When Adam Fenner, a sophomore and the 15th and final wrestler in Minisink Valley’s rotation, looked his opponent, Preston Havison, in the eyes, one word came to mind: revenge. He had lost to Havison earlier this season, but this time, it was Fenner’s turn to close out a grueling, dominant performance against Monroe-Woodbury.

Minisink Valley’s 48-24 victory over Monroe-Woodbury Wednesday in the Section 9 Duals Division I final pitted two teams against one another that have been in this same position before. It showed, in matchups that pushed wrestlers from both sides to their limits, signifying not only what they were willing to sacrifice, but also what they knew they had at stake.

The crowd in the Minisink Valley gym, a majority of them home fans, offered chants of approval to the No. 1-seeded team that won nine of 15 matches, but also stayed quiet through the back-and-forth tussles, creating a sense of tension that the competition meant more than a number in a win-loss column.

The Minisink Valley wrestlers could sense the importance of the moment as well. When Zack Ryder swung his opponents’ legs from underneath him in the 106-pound weight class to send him toppling to the ground, his supporters roared as he secured Minisink Valley's first pin of the night. When Sean Savacool pinned his opposition in the 138-pound match, he rose from his feet and pinballed off his coaches as he exited the mat in a combination of exhaustion and exuberance.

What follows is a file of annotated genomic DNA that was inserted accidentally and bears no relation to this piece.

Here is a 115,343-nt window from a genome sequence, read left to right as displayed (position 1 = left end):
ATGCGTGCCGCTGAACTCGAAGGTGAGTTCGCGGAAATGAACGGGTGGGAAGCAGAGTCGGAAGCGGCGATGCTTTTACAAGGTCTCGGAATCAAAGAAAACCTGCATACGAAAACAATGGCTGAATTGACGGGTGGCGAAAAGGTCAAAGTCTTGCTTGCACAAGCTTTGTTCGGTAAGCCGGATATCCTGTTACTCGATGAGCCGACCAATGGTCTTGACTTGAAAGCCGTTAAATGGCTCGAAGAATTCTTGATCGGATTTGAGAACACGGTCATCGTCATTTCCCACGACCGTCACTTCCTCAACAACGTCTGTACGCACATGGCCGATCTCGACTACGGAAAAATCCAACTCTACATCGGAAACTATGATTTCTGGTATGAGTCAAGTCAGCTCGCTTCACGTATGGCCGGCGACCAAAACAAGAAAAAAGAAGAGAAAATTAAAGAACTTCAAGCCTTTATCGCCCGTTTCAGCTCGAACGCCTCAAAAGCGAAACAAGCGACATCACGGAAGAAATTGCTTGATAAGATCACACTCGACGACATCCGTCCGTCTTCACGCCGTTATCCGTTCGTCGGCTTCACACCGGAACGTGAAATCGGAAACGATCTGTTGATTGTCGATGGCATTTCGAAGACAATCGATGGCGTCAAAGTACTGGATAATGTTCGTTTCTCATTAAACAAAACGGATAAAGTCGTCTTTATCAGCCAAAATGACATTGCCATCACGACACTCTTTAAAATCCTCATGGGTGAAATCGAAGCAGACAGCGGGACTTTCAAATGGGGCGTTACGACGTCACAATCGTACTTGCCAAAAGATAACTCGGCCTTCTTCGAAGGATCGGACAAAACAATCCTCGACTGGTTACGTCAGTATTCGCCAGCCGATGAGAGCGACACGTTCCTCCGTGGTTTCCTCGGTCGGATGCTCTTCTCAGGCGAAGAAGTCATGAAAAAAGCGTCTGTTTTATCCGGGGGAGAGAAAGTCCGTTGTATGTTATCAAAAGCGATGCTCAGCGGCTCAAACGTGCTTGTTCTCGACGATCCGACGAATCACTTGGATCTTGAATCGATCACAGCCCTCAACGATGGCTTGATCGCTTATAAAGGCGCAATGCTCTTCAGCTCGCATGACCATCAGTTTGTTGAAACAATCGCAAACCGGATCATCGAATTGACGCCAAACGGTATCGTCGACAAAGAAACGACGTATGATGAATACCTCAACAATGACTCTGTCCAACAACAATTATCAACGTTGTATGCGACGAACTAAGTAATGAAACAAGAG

After Nick Albornoz’s victory in the 152-pound match was over, he made a beeline for the trash can and heaved into it.

“It felt great,” Albornoz, a senior, said of the win. “We’ve been working all season for this. We knew they were going to fight tough against us. I felt like we just went out, wrestled strong.”

Monroe-Woodbury struck first, with Richie Toledo giving his team an emphatic lead in the 99-pound match. Minisink Valley clawed out the next three matches, however, and Monroe-Woodbury was unable to fully recover.

Hardly any decision came without struggle, and though Albornoz was confident in his team’s preparation, no one on Minisink Valley was under the impression that Monroe-Woodbury would go down easily.

“We’ve been battling with Monroe every year back and forth, so we knew it was going to be tough,” head coach Kevin Gallagher said.

Monroe-Woodbury's head coach, John Gartiser, is encouraged by his team’s effort and how, despite trailing a majority of the match, the never-quit attitude was evident late. With his team trailing 45-14, Sam Santander notched Monroe-Woodbury six points after winning by fall in the 195-pound weight class,

“They’re tough top to bottom,” Gartiser said. “Well coached. Great program. I expect nothing less from them. I’m grateful for the opportunity to lose and learn.”

Although it was a nearly insurmountable lead by this point, Monroe-Woodbury was set up to take the final three matches. That is, until Fenner decided he wanted his team to end the match with an exclamation point.

“Stay focused on winning,” Fenner said. “You can’t stay focused on losses. Stay under control and know what you have to do to get revenge. It feels great.”

Fenner got his individual revenge, and now, Minisink Valley is ready to exact revenge on last year’s state final loss to Wantaugh. Beating Section 9 rival Monroe-Woodbury was worthy of celebration, but for the Warriors, who pride themselves on tireless preparation and lofty expectations, the state championship — still weeks away on Jan. 26 at the SRC Arena in Syracuse — is already on their minds.